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World Tuberculosis Day 2023

  • 24 Mar 2023
  • 5 min read

For Prelims: TB-free by 2025, WHO, Mycobacterium tuberculosis, World TB Report 2022, Nikshay Poshan Yojna, DBT.

For Mains: World Tuberculosis Day 2023.

Why in News?

World Tuberculosis (TB) Day is observed on 24th March every year to spread awareness about the disease and how best to combat it.

  • India aims to make the nation TB-free by 2025, whereas the Global Target for TB elimination is 2030.
  • Theme for 2023: Yes! We can end TB!

Why is World TB Day Observed and What is its Significance?

  • On this day in 1882, Dr. Robert Koch announced the discovery of Mycobacterium tuberculosis that causes TB, and his discovery opened the way towards diagnosing and curing this disease.
  • Even today TB is one of the world's deadliest infectious killers. As per WHO (World Health Organisation), every day, over 4100 people lose their lives to TB and about 28,000 people fall ill with this disease. Deaths from tuberculosis have risen in 2020 for the first time in more than a decade.
    • According to the WHO, in 2020, around 9,900,000 people fell ill with TB and died, around 1,500,000. Since the year 2000, 66,000,000 lives have been saved by efforts taken globally to end TB.
    • India accounts for roughly 28% of TB cases in the world, as per the Global TB Report 2022.
  • Therefore, World TB Day is observed to educate people around the world about the disease TB and its impact.

What is Tuberculosis?

  • About:
    • Tuberculosis is an infection caused by Mycobacterium tuberculosis. It can practically affect any organ of the body. The most common ones are lungs, pleura (lining around the lungs), lymph nodes, intestines, spine, and brain.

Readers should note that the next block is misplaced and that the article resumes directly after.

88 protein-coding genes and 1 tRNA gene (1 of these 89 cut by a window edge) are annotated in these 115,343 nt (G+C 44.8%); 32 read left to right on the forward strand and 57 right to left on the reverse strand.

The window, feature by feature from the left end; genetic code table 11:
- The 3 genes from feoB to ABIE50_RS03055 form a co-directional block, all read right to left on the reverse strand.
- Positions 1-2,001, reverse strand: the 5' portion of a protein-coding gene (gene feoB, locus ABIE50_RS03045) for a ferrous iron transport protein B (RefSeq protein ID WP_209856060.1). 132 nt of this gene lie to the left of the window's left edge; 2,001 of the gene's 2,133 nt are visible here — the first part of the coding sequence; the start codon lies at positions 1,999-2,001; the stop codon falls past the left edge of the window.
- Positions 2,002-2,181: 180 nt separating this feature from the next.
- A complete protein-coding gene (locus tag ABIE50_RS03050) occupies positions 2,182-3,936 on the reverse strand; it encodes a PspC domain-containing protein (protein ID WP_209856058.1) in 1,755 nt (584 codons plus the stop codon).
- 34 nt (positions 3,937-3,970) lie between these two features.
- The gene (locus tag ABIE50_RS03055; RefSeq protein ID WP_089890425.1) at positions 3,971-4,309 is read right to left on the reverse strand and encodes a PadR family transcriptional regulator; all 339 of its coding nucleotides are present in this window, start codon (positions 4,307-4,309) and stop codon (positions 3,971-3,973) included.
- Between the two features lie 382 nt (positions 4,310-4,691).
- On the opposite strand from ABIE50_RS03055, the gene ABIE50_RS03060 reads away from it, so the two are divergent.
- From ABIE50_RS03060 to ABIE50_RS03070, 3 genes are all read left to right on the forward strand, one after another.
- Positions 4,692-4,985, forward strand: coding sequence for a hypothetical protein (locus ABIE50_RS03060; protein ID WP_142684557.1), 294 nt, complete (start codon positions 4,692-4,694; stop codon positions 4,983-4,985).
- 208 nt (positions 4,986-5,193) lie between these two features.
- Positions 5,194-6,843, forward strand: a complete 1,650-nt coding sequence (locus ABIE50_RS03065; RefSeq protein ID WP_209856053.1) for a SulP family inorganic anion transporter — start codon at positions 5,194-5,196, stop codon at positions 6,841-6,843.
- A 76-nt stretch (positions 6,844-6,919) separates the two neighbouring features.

• Transmission:
    • It is an airborne infection that spreads through close contact with the infected, especially in densely populated spaces with poor ventilation.
  • Symptoms:
    • Common symptoms of active lung TB are cough with sputum and blood at times, chest pains, weakness, weight loss, fever and night sweats.
  • Treatment:
    • TB is a treatable and curable disease. It is treated with a standard 6-month course of 4 antimicrobial drugs that are provided with information, supervision and support to the patient by a health worker or trained volunteer.
    • Anti-TB medicines have been used for decades and strains that are resistant to 1 or more of the medicines have been documented in every country surveyed.
      • Multidrug-resistant tuberculosis (MDR-TB) is a form of TB caused by bacteria that do not respond to isoniazid and rifampicin, the 2 most powerful, first-line anti-TB drugs.
        • MDR-TB is treatable and curable by using second-line drugs such as Bedaquiline.
      • Extensively drug-resistant TB (XDR-TB) is a more serious form of MDR-TB caused by bacteria that do not respond to the most effective second-line anti-TB drugs, often leaving patients without any further treatment options.

What are the Initiatives to Combat TB?

  • Global Efforts:
  • India’s Efforts:
    • National Strategic Plan (NSP) for Tuberculosis Elimination (2017-2025), The Nikshay Ecosystem (National TB information system), Nikshay Poshan Yojana (NPY- financial support), TB Harega Desh Jeetega Campaign.
    • Currently, two vaccines VPM (Vaccine Projekt Management) 1002 and MIP (Mycobacterium Indicus Pranii) have been developed and identified for TB, and are under Phase-3 clinical trial.
    • In 2018 Nikshay Poshan Yojna was launched, which aimed to support every Tuberculosis (TB) Patient by providing a Direct Benefit Transfer (DBT) of Rs 500 per month for nutritional needs.

Source: DTE

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